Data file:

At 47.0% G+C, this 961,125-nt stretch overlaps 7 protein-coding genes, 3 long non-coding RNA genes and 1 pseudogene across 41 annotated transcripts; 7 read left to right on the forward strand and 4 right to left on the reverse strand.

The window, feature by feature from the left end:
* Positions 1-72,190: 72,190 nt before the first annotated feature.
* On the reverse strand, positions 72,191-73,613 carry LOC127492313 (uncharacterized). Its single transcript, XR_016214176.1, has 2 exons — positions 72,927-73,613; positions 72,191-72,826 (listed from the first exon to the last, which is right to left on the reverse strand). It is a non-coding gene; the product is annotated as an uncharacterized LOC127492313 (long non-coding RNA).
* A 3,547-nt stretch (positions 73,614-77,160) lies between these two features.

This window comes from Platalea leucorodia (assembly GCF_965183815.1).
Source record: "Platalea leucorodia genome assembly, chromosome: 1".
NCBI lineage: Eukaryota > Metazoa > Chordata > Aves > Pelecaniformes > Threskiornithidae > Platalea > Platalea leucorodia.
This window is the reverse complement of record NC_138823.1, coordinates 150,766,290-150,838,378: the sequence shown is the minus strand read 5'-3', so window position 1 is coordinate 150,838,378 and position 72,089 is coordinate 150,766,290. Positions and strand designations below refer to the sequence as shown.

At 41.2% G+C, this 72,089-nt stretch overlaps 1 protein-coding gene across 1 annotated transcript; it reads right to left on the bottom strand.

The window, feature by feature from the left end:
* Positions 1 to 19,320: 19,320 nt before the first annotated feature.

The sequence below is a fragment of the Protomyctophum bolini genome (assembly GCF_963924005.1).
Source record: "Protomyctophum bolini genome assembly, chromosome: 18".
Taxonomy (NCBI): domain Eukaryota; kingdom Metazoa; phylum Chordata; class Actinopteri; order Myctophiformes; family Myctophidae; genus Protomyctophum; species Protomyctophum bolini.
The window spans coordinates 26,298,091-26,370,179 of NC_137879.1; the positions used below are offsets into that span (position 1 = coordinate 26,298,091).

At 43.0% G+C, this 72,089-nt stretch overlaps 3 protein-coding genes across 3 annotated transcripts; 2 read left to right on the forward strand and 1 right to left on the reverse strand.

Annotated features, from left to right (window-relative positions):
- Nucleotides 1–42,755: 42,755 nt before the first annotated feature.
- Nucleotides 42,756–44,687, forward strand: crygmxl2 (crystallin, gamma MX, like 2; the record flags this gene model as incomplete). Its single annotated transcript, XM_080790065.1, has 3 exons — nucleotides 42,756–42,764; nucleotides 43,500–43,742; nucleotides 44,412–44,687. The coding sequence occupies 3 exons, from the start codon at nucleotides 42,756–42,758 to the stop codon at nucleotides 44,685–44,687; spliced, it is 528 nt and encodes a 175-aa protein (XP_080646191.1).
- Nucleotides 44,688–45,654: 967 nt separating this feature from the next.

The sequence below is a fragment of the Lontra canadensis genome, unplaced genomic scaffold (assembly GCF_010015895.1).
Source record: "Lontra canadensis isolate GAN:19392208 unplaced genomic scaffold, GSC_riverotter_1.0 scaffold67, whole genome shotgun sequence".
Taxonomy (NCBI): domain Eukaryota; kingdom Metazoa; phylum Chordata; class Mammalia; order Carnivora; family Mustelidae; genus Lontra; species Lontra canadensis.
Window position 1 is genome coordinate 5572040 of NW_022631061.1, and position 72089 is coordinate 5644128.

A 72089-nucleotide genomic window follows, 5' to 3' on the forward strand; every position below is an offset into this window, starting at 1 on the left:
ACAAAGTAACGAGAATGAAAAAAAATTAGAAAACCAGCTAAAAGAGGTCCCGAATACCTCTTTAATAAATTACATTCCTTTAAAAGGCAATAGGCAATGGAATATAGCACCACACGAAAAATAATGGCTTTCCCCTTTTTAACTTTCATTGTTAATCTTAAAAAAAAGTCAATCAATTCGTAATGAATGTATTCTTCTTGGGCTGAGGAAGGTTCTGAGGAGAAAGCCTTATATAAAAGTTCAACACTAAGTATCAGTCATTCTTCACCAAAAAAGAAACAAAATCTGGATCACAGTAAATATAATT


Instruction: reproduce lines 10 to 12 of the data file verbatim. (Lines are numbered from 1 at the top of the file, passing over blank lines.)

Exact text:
At 41.2% G+C, this 72,089-nt stretch overlaps 1 protein-coding gene across 1 annotated transcript; it reads right to left on the bottom strand.

The window, feature by feature from the left end:
* Positions 1 to 19,320: 19,320 nt before the first annotated feature.